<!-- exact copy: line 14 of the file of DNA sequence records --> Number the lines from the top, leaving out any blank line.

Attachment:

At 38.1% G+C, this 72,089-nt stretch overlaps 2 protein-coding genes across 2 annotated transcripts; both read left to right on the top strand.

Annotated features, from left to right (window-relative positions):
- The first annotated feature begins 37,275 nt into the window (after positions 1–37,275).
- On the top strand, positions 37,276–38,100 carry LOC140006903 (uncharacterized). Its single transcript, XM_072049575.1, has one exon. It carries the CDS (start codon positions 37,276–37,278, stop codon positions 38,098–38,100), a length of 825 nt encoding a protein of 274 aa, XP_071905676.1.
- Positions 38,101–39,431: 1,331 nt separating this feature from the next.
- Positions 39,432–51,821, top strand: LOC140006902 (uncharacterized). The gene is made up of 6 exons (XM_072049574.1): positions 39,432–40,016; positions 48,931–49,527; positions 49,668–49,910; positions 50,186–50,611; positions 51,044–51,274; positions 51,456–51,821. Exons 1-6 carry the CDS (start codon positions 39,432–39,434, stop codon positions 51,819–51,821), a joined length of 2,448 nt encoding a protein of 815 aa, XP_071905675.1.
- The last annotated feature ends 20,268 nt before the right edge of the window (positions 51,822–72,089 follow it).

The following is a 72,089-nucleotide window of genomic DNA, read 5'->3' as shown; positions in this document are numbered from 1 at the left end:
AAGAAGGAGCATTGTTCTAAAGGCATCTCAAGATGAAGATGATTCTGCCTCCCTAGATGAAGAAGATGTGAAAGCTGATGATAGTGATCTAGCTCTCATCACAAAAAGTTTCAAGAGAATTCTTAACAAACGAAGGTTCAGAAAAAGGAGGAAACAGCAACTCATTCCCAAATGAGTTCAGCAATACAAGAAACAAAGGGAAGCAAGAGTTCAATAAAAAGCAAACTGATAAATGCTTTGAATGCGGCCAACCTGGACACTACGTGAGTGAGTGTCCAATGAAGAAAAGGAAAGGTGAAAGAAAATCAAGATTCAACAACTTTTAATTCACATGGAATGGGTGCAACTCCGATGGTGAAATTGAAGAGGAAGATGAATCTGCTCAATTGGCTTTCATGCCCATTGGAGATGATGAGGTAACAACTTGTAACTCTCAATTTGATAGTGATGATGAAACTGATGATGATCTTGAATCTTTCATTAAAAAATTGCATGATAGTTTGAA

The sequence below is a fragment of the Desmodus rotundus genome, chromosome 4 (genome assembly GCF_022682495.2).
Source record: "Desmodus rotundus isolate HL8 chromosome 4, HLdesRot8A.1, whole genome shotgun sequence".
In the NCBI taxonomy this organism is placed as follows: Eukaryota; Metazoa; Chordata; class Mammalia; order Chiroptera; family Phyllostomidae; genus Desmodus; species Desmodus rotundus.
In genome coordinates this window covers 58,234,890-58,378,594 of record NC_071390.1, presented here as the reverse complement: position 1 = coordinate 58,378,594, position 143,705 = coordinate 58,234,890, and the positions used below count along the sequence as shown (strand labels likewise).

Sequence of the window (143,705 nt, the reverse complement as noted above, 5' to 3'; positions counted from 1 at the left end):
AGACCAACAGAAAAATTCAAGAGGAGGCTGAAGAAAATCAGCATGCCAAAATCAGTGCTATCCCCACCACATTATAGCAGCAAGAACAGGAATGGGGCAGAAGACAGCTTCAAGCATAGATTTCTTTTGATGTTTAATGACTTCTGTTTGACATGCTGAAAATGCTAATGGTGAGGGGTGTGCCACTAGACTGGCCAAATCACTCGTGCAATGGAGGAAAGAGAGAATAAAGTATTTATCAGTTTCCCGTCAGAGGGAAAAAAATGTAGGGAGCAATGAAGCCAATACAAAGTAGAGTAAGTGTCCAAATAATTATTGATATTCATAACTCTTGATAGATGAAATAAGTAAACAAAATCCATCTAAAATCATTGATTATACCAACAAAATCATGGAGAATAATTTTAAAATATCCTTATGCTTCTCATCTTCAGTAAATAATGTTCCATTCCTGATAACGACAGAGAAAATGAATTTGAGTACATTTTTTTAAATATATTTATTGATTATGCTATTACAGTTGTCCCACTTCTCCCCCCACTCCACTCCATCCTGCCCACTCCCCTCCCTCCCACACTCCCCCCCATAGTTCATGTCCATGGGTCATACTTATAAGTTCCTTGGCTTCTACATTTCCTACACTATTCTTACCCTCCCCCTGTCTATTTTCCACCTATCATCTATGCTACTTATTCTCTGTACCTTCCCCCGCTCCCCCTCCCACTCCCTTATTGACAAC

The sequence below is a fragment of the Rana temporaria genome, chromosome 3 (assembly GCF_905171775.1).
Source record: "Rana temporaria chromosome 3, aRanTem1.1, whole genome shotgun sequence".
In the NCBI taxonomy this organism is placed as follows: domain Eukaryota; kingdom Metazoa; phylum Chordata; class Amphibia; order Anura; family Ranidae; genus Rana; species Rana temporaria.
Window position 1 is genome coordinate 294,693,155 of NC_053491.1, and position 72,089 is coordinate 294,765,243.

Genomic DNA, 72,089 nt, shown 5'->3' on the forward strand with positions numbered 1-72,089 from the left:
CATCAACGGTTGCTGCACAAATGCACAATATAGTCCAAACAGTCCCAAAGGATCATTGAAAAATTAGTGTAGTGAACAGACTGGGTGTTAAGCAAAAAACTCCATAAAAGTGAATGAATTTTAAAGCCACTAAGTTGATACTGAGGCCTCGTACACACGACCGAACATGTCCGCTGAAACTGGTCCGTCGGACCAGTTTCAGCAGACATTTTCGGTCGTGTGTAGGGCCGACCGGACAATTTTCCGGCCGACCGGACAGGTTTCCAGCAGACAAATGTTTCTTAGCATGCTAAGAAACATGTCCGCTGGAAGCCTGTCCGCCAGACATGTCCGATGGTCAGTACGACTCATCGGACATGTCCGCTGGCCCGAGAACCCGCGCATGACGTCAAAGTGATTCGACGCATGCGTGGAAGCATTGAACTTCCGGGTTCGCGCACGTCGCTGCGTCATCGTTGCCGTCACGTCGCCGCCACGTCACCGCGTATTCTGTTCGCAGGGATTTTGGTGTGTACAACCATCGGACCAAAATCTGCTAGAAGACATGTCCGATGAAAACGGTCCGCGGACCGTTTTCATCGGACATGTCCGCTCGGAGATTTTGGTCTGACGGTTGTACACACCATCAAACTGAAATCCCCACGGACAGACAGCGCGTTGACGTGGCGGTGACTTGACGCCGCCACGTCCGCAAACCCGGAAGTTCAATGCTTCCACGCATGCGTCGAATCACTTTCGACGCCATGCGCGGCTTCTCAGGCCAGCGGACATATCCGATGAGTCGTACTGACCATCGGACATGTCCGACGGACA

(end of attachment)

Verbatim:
Sequence of the window (143,705 nt, the reverse complement as noted above, 5' to 3'; positions counted from 1 at the left end):